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Cystic Fibrosis

Cystic fibrosis (CF), also called mucoviscidosis, is an auto-somal hereditary disease that affects the lungs, sweat glands and the digestive system. At the genetic level, cystic fibrosis is the result of an in-frame deletion of three base pairs in the DNA. Cystic fibrosis results from the production of an abnormal form of a protein called cystic fibrosis trans-membrane conductance regulator (CFTR). CFTR functions in transporting chloride ions across epithelial cells found in the lung and intestinal tract. In cystic fibrosis patients, CFTR does not function properly, causing accumulation of ions inside epithelial cells. Since water follows ions by osmosis, this results in water depletion and viscous mucus on the surface of alveolus.

Recent medical research is beginning to show an imbalance of essential fatty acids may play a role in cystic fibrosis. Tissue samples from with cystic fibrosis show an excess of arachidonic acid (AA) and a deficiency of docosahexaenoic acid (DHA). Research has also indicated that healthy individuals with one copy of the cystic fibrosis gene and one copy of the normal gene have fatty acid levels in between those of cystic fibrosis patients and people with no CFTR gene mutations. Further research is needed to show how this is linked to the CFTR gene defect and what implications this may have on treatment of cystic fibrosis.

cystic fibrosis symptoms

The symptoms of cystic fibrosis usually develop during early childhood. Both lungs and pancreas produce abnormally viscous mucus. This mucus begins to build up and starts to clog the opening to the pancreas and the lungs. The mucus in the lungs can become a growth medium for bacteria, resulting in chronic respiratory infections and eventual permanent damage to the lung tissue. As lung function deteriorates, cystic fibrosis patients develop pulmonary hypertension and eventually Cor Pulmonale. Death usually occurs from severe infection or heart failure. These thick secretions also obstruct the pancreas, preventing digestive enzymes from reaching the intestines to help break down and absorb food.

The disease can be diagnosed by common cystic fibrosis symptoms such as a high salt concentration in a baby's sweat or by genetic testing. Males are also frequently sterile because of the obstruction or absence of the vas deferens.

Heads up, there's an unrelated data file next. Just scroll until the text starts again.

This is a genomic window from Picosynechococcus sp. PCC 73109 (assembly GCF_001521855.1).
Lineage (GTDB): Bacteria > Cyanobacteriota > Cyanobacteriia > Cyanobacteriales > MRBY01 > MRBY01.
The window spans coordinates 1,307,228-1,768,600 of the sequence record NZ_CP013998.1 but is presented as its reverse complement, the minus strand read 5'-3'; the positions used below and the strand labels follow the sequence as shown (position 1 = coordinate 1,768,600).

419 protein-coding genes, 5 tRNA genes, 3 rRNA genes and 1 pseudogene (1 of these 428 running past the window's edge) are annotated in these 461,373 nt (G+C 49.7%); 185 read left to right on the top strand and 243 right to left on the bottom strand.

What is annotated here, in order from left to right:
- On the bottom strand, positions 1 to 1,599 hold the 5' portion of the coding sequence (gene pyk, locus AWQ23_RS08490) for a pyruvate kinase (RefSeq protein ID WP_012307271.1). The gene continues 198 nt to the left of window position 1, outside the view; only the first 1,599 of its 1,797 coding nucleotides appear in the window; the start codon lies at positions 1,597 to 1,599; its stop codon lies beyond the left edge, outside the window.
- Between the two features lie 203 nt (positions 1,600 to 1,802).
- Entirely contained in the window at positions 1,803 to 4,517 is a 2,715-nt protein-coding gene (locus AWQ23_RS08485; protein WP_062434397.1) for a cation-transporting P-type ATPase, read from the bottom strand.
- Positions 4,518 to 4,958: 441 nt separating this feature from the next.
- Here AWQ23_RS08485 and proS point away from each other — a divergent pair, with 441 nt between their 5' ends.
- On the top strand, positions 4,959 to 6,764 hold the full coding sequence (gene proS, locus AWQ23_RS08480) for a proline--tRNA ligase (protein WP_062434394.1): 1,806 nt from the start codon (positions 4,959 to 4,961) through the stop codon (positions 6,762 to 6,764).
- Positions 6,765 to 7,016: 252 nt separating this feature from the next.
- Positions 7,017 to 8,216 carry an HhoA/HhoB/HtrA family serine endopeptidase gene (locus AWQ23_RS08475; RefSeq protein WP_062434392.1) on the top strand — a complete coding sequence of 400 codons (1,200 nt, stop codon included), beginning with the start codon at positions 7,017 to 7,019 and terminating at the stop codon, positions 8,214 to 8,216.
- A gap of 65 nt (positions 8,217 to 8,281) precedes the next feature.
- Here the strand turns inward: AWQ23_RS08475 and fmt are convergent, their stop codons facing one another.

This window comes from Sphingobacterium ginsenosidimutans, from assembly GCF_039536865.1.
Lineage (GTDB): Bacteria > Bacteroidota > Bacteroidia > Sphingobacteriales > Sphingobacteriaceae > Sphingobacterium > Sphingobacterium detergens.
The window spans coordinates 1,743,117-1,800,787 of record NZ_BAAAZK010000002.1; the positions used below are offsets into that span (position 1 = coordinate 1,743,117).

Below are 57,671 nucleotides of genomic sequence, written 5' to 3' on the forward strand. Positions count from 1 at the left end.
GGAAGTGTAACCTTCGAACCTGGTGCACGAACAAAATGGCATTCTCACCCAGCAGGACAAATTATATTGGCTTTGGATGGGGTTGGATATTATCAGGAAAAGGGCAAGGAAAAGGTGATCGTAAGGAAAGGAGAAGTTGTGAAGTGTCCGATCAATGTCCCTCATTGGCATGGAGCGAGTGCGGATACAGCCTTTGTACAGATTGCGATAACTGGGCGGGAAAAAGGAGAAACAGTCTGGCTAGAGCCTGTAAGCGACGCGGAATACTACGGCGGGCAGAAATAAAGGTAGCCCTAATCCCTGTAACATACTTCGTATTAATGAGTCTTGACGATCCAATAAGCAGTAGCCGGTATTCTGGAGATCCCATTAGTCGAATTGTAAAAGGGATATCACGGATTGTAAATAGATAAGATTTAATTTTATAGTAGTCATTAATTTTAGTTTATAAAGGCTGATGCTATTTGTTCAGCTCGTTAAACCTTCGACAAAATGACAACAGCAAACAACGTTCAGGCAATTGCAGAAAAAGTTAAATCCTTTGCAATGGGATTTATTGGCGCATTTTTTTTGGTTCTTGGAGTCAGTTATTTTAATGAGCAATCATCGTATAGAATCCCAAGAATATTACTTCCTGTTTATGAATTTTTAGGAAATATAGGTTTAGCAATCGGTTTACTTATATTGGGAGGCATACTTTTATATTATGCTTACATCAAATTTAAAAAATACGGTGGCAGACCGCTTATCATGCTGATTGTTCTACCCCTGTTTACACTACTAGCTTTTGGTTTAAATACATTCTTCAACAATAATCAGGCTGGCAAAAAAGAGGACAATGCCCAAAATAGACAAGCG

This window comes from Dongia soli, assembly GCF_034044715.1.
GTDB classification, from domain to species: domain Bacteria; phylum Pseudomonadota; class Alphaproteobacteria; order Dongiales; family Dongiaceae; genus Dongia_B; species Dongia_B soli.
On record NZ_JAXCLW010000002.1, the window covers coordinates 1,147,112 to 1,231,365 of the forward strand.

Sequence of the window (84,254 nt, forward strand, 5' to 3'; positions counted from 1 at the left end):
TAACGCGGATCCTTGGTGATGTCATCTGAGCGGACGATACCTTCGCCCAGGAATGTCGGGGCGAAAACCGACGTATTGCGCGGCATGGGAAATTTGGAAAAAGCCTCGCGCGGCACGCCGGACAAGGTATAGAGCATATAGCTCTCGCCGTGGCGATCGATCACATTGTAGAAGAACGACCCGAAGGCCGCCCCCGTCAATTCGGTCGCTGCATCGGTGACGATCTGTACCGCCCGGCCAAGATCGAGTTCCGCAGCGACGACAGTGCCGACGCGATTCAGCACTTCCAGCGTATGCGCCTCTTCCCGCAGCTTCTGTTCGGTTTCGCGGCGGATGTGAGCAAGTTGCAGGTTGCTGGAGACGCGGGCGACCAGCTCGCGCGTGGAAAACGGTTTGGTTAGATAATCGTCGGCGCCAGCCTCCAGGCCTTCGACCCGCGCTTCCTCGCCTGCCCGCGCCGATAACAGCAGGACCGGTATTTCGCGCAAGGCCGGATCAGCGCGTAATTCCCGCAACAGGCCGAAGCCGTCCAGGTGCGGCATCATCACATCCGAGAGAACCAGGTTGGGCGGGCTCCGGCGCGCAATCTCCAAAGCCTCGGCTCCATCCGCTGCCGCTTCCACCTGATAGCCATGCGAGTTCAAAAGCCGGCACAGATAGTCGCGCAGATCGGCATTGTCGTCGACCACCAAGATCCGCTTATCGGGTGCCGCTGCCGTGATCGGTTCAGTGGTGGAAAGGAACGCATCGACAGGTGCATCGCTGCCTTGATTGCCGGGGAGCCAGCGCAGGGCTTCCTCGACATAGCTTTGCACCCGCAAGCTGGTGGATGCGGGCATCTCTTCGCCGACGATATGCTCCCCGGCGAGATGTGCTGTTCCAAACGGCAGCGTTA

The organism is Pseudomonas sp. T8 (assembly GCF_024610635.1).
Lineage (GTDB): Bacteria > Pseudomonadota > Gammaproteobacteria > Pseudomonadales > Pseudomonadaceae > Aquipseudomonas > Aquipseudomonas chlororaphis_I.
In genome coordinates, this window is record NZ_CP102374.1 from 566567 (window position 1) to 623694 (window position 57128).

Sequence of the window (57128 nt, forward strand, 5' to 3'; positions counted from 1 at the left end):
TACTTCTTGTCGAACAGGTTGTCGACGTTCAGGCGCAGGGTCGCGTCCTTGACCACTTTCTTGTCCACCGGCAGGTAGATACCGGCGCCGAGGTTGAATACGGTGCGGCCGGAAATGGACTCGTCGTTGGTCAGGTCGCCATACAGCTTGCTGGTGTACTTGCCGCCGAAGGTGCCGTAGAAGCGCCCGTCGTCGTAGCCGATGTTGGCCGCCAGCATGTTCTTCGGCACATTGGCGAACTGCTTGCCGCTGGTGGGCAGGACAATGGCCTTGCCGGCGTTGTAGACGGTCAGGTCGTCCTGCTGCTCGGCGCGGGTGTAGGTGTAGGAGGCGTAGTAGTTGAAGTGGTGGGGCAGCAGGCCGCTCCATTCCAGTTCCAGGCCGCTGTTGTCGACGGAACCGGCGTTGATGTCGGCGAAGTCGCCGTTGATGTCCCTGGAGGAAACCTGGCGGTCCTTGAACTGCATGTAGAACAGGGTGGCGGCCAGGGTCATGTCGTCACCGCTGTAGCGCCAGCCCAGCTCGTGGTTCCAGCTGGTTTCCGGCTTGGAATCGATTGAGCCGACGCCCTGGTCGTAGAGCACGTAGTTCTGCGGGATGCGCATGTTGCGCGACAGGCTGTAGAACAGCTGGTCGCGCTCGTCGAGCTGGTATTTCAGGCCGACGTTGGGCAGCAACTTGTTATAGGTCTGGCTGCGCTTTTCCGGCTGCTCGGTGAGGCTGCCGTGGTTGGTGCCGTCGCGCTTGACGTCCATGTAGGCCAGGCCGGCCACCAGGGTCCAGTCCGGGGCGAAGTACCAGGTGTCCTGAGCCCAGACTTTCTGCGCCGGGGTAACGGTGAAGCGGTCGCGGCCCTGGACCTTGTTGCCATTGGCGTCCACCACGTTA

In addition to pulmonary infections, most people with cystic fibrosis also have problems with digestion, particularly the digestion of fats. This leads to malabsorption and difficulty gaining and maintaining weight, which in turn affects overall health. This is due to the abnormally sticky mucus that blocks the release of digestive enzymes from the pancreas. Pancreatic insufficiency is treated with supplemental enzymes. Usually water-soluble forms of the fat-soluble vitamins A, D, E, and K are required as the decreased fat absorption can lead to deficiencies of these vitamins.

Cystic fibrosis patients often cannot interact with each other, due to worries of cross-infection of MRSA, Pseudomonas, and other bacteria. These infections thrive in the thick mucus of cystic fibrosis patients' lungs and cause complications and possibly even death. Cystic fibrosis patients, thus, should not meet other CF patients with infections other than their own. Because of the risk cystic fibrosis patients face, they must remain in isolation during hospital stays, and special precautions must be taken. This risk previously caused many cystic fibrosis clinics to recommend that cystic fibrosis patients live in isolation and never meet. However recently these views have been changed because of the possible psychological problems this may cause; instead cystic fibrosis patients are encouraged to exercise caution, avoid direct physical contact, and possibly wear surgical masks.